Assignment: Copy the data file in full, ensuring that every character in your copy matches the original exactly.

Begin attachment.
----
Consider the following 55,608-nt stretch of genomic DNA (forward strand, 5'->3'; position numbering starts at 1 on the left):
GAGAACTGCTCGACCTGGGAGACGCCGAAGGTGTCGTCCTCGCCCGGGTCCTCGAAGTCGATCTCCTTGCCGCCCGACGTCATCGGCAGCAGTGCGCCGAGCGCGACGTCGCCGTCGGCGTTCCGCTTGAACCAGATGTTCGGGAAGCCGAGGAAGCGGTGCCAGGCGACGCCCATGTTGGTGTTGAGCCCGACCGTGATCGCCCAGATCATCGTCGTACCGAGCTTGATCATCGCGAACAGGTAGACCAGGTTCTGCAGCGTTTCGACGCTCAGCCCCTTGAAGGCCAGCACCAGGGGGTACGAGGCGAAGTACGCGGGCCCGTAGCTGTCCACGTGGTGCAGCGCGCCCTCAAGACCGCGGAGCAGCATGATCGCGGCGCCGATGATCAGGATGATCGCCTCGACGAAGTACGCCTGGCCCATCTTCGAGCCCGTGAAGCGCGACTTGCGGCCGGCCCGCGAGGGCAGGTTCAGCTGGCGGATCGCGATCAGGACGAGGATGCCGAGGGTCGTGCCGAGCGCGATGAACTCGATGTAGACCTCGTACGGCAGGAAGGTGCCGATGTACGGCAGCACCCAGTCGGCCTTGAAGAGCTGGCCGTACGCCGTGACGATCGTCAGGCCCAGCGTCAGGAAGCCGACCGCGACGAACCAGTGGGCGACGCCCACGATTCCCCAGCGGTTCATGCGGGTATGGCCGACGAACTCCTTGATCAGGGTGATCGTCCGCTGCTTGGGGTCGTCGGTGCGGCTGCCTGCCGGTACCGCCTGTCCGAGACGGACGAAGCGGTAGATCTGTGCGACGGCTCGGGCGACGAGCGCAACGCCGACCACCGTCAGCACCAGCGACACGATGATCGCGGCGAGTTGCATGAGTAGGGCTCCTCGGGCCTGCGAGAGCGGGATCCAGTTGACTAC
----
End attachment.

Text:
Consider the following 55,608-nt stretch of genomic DNA (forward strand, 5'->3'; position numbering starts at 1 on the left):
GAGAACTGCTCGACCTGGGAGACGCCGAAGGTGTCGTCCTCGCCCGGGTCCTCGAAGTCGATCTCCTTGCCGCCCGACGTCATCGGCAGCAGTGCGCCGAGCGCGACGTCGCCGTCGGCGTTCCGCTTGAACCAGATGTTCGGGAAGCCGAGGAAGCGGTGCCAGGCGACGCCCATGTTGGTGTTGAGCCCGACCGTGATCGCCCAGATCATCGTCGTACCGAGCTTGATCATCGCGAACAGGTAGACCAGGTTCTGCAGCGTTTCGACGCTCAGCCCCTTGAAGGCCAGCACCAGGGGGTACGAGGCGAAGTACGCGGGCCCGTAGCTGTCCACGTGGTGCAGCGCGCCCTCAAGACCGCGGAGCAGCATGATCGCGGCGCCGATGATCAGGATGATCGCCTCGACGAAGTACGCCTGGCCCATCTTCGAGCCCGTGAAGCGCGACTTGCGGCCGGCCCGCGAGGGCAGGTTCAGCTGGCGGATCGCGATCAGGACGAGGATGCCGAGGGTCGTGCCGAGCGCGATGAACTCGATGTAGACCTCGTACGGCAGGAAGGTGCCGATGTACGGCAGCACCCAGTCGGCCTTGAAGAGCTGGCCGTACGCCGTGACGATCGTCAGGCCCAGCGTCAGGAAGCCGACCGCGACGAACCAGTGGGCGACGCCCACGATTCCCCAGCGGTTCATGCGGGTATGGCCGACGAACTCCTTGATCAGGGTGATCGTCCGCTGCTTGGGGTCGTCGGTGCGGCTGCCTGCCGGTACCGCCTGTCCGAGACGGACGAAGCGGTAGATCTGTGCGACGGCTCGGGCGACGAGCGCAACGCCGACCACCGTCAGCACCAGCGACACGATGATCGCGGCGAGTTGCATGAGTAGGGCTCCTCGGGCCTGCGAGAGCGGGATCCAGTTGACTAC